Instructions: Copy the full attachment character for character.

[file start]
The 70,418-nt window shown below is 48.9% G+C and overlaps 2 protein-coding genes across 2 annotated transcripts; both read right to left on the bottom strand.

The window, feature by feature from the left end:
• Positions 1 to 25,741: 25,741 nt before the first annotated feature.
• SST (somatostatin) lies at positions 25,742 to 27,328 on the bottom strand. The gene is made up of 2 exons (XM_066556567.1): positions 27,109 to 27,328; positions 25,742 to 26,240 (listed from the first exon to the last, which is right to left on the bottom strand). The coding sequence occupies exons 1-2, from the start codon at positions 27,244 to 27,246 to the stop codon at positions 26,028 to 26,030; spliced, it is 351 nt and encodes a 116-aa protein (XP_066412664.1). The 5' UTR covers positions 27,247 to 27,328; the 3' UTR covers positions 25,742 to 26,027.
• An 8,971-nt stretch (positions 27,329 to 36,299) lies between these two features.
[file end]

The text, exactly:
The 70,418-nt window shown below is 48.9% G+C and overlaps 2 protein-coding genes across 2 annotated transcripts; both read right to left on the bottom strand.

The window, feature by feature from the left end:
• Positions 1 to 25,741: 25,741 nt before the first annotated feature.
• SST (somatostatin) lies at positions 25,742 to 27,328 on the bottom strand. The gene is made up of 2 exons (XM_066556567.1): positions 27,109 to 27,328; positions 25,742 to 26,240 (listed from the first exon to the last, which is right to left on the bottom strand). The coding sequence occupies exons 1-2, from the start codon at positions 27,244 to 27,246 to the stop codon at positions 26,028 to 26,030; spliced, it is 351 nt and encodes a 116-aa protein (XP_066412664.1). The 5' UTR covers positions 27,247 to 27,328; the 3' UTR covers positions 25,742 to 26,027.
• An 8,971-nt stretch (positions 27,329 to 36,299) lies between these two features.